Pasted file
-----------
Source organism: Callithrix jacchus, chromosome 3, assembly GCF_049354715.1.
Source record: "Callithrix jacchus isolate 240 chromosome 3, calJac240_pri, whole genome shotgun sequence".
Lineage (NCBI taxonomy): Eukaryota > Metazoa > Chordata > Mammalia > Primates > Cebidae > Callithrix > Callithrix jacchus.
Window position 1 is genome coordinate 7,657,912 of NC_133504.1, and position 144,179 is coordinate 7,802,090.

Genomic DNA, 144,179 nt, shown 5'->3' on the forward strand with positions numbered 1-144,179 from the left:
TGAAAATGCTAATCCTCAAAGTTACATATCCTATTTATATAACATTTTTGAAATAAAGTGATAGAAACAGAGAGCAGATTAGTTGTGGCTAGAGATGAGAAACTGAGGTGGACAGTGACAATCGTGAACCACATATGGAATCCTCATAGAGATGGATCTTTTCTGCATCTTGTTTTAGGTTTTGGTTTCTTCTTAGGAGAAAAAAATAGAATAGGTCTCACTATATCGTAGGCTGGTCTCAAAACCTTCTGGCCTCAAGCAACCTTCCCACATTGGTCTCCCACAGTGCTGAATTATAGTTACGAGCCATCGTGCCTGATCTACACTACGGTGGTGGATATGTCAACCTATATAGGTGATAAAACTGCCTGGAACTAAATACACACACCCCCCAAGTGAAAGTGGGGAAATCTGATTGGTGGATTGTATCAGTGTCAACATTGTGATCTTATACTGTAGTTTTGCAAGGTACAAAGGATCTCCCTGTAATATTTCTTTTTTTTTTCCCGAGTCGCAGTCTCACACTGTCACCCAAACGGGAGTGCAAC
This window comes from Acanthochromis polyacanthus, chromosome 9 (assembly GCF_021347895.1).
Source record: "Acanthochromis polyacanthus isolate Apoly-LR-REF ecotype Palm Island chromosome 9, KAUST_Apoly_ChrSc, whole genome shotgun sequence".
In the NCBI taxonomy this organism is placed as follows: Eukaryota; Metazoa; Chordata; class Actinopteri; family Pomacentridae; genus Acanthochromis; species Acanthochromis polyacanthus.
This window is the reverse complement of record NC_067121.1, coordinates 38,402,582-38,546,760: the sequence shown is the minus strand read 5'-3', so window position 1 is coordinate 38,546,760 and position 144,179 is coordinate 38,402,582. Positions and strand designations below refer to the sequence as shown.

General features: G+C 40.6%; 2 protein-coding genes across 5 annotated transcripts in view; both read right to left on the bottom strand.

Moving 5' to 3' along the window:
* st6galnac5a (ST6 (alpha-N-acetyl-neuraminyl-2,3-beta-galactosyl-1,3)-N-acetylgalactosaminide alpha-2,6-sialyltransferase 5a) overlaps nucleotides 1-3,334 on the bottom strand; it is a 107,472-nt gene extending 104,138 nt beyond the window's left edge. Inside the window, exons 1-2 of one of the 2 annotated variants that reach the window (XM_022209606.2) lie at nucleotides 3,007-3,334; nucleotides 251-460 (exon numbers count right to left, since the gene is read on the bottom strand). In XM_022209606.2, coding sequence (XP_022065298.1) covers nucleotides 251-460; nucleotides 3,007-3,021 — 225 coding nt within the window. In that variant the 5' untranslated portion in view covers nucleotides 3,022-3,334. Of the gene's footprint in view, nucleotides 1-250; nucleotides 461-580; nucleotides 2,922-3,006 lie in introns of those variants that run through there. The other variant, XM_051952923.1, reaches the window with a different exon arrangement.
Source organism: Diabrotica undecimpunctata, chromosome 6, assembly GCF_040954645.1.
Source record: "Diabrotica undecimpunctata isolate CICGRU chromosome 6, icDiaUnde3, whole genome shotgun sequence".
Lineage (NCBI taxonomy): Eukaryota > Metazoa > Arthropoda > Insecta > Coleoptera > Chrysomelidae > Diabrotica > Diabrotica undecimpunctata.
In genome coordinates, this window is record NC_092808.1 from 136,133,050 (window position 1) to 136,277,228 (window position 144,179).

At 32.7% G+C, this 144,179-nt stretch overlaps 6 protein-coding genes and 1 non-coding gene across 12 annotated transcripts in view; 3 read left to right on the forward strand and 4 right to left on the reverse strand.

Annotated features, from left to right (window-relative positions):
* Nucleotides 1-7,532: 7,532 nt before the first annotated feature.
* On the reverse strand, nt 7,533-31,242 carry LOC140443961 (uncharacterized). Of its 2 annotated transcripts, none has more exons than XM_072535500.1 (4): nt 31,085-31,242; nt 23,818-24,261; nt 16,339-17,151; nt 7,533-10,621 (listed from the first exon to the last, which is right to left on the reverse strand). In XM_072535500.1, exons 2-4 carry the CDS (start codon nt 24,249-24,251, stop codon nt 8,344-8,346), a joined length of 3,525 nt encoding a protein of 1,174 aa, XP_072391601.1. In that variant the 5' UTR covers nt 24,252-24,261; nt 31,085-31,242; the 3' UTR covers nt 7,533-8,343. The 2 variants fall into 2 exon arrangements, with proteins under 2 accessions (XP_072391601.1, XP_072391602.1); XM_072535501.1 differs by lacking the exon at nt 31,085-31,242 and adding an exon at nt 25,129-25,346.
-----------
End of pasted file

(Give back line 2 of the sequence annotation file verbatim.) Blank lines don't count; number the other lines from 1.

Source record: "Callithrix jacchus isolate 240 chromosome 3, calJac240_pri, whole genome shotgun sequence".